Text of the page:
Enough air in the room: Monitoring hypoxia in Cordell Bank National Marine Sanctuary

By Elizabeth Weinberg

August 2017

Suck all the oxygen out of a room and it's impossible to breathe. In the ocean, reduction of oxygen can also be a major problem -- so scientists in Cordell Bank National Marine Sanctuary are working to track and understand hypoxic conditions.

Hundreds of rockfish swim over Cordell Bank
Hundreds of rockfish swim over Cordell Bank. Photo: Clinton Bauder/BAUE

In extreme cases, hypoxia, or low-oxygen conditions, can cause die-offs of fish, shellfish, corals, and other organisms, which, like us, require oxygen to survive. More commonly, animals may experience physiological stress in low oxygen conditions. Animals may also avoid areas that are prone to hypoxia, reducing biodiversity.

Around the world, hypoxic areas have been increasing in severity and occurring more often, because hypoxic conditions are linked to the effects of climate change. As we burn fossil fuels, we release excess carbon dioxide into the atmosphere. That carbon dioxide builds up and acts as a heat-trapping blanket, warming the planet, and, in turn, the ocean. This warming acts on the ocean in several ways. First, warm water simply holds less oxygen. Second, oxygen exchange between the atmosphere and the ocean occurs at the surface and the oxygenated surface water later mixes into deeper waters. But as surface water warms, it's less likely to mix with colder, deeper water, leaving that deep water depleted in oxygen.

Danielle Lipski and Kate Hewett attach instruments to a mooring line as it is deployed
Danielle Lipski, Cordell Bank National Marine Sanctuary research coordinator (left), and Kate Hewett, UC Davis graduate student (right) attach instruments to a mooring line as it is deployed. Photo: NOAA

In addition to warming, climate change causes other large scale changes in weather and the ocean. For example, climate change may shift seasonal upwelling patterns, which bring nutrient-rich water to the surface and cause mixing of the oxygen-rich surface water with deeper water. Upwelled nutrient-rich water fuels algae blooms, which then decompose in deeper water where they consume oxygen. Upwelling can also bring oxygen-poor water to the surface.

In recent years, seasonal and episodic hypoxia has been observed on continental margins, shelves, and estuaries that were previously well-oxygenated. Hypoxic conditions have been observed frequently in the Pacific Northwest since 2002, and less severe events have been observed along the north-central California coast -- meaning national marine sanctuaries like Cordell Bank and Greater Farallones are at risk.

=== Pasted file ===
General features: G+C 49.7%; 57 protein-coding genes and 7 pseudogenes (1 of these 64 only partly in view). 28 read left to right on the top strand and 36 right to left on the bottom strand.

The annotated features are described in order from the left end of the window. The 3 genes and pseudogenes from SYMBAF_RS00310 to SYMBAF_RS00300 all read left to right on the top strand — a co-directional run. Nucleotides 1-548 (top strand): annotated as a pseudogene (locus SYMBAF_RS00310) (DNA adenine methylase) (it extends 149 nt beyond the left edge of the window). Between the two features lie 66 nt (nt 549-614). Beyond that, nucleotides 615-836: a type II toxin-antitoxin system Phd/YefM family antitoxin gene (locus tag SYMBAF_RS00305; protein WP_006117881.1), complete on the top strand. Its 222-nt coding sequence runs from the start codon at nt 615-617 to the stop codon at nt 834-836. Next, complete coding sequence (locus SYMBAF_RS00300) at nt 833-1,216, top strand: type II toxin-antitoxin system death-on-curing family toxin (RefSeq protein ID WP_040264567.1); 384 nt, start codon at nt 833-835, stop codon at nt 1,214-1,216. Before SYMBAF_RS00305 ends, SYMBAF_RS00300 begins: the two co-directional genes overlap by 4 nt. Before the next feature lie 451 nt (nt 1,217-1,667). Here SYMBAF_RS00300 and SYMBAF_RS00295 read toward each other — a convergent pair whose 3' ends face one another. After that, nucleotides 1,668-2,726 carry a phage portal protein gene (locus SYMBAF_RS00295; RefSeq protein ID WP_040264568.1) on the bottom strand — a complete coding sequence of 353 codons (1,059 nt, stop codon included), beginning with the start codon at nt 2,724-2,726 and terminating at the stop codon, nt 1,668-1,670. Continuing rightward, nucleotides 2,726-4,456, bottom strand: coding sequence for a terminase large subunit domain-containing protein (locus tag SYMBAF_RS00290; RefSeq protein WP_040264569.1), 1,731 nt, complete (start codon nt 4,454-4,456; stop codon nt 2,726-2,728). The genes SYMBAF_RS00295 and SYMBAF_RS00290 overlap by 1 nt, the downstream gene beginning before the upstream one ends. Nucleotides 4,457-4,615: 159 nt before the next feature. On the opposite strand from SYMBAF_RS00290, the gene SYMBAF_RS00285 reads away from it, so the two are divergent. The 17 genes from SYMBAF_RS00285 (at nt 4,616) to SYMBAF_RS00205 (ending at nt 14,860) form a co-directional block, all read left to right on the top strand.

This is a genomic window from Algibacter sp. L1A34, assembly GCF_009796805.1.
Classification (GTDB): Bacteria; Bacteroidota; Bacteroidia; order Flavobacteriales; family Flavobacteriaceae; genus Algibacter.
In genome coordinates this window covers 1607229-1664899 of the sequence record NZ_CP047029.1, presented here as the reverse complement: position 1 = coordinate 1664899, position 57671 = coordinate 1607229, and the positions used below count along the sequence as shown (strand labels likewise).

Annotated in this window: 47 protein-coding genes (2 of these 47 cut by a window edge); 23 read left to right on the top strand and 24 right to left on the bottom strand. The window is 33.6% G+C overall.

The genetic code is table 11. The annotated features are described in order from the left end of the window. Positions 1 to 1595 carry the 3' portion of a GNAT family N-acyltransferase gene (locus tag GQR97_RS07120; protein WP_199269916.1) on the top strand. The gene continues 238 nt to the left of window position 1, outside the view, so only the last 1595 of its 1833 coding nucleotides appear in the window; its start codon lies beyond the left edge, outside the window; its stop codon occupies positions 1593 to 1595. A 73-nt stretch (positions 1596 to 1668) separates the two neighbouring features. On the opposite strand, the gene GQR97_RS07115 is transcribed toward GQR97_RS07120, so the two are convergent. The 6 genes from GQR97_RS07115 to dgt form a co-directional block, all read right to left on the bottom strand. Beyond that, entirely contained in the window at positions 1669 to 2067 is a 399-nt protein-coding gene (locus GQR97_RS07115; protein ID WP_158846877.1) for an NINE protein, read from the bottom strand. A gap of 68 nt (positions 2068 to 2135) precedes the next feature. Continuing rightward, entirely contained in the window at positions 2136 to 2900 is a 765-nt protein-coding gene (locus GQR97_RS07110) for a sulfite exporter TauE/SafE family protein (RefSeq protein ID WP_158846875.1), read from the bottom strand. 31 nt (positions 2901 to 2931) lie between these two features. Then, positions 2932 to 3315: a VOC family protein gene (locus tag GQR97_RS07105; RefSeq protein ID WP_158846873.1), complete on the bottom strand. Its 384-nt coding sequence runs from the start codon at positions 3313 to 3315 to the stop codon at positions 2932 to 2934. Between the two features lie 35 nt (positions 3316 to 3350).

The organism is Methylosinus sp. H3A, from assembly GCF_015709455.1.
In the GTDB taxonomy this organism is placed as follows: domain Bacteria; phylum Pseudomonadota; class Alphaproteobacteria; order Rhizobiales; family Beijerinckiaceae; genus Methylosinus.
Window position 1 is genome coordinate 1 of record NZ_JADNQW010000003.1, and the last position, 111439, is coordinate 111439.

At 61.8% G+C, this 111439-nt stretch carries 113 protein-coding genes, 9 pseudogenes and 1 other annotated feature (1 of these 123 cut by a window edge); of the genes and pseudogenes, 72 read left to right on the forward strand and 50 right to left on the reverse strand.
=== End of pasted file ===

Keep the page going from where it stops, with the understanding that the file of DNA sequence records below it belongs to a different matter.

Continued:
vibrant invertebrate and rockfish community
Cordell Bank National Marine Sanctuary protects a vibrant invertebrate and rockfish community. Photo: Robert Lee/BAUE

Danielle Lipski, research coordinator at Cordell Bank National Marine Sanctuary explains that "If long-term, large-scale hypoxic conditions were to occur in the sanctuary, it could be devastating to the sanctuary's abundant marine life." The deep-water reef of Cordell Bank is inhabited by a vibrant invertebrate and rockfish community, which could be vulnerable to hypoxic conditions.

With that in mind, since 2013, researchers from Cordell Bank National Marine Sanctuary and UC Davis Bodega Marine Lab have recorded hypoxic conditions at moorings in these sanctuaries. "Cordell Bank is a special place, and many of the organisms inhabiting this place are susceptible to low levels of oxygen," says Dr. John Largier, professor of oceanography and associate director for research at Bodega Marine Lab. Particularly because Cordell Bank is offshore, he explains, the sanctuary is far from human influences and coastal runoff; this makes it a particularly good location to study the impact of climate-change-driven hypoxia. "These deep data from Cordell Bank will help us gain a more profound understanding of hypoxia and future ocean conditions in our region."

Researchers deploy instruments for several months at a time each year, during the upwelling season from spring until fall. These instruments record dissolved oxygen concentration and temperature in both shallow and deep waters in Cordell Bank, and more recently have been fitted to track salinity.

Lipski deploys a dissolved oxygen sensor on a mooring line
Lipski deploys a dissolved oxygen sensor on a mooring line. Photo: NOAA

Lipski explains that in the last three years, hypoxia conditions in Cordell Bank have varied based on weather, and by season and year. In some cases, hypoxic conditions have been observed for weeks at a time. Researchers are still evaluating what is driving the hypoxia, but it appears to be influenced by both local conditions like upwelling, and larger phenomena like overall sea surface warming.

Hypoxia is just one factor influencing Cordell Bank's marine communities. And as a global phenomenon spurred on by climate change, hypoxia can be a difficult issue to manage on the local level. Lipski says the first step is for sanctuary scientists to best understand the conditions the sanctuary experiences and the factors influencing hypoxia. Then, she says, "our best approach as stewards of Cordell Bank National Marine Sanctuary is to protect the sanctuary from other stressors that may happen at the same time but that can be managed locally." That includes making sure that intact habitats are maintained, that water quality doesn't suffer from impacts like pollutants, and that biological communities remain strong.

By protecting ocean ecosystems, Lipski says, "we maintain their resilience and give them the best chance to thrive in the face of changing global conditions."

Funding for this project is provided by the Cordell Marine Sanctuary Foundation.

Elizabeth Weinberg is the social media coordinator and writer/editor for NOAA's Office of National Marine Sanctuaries.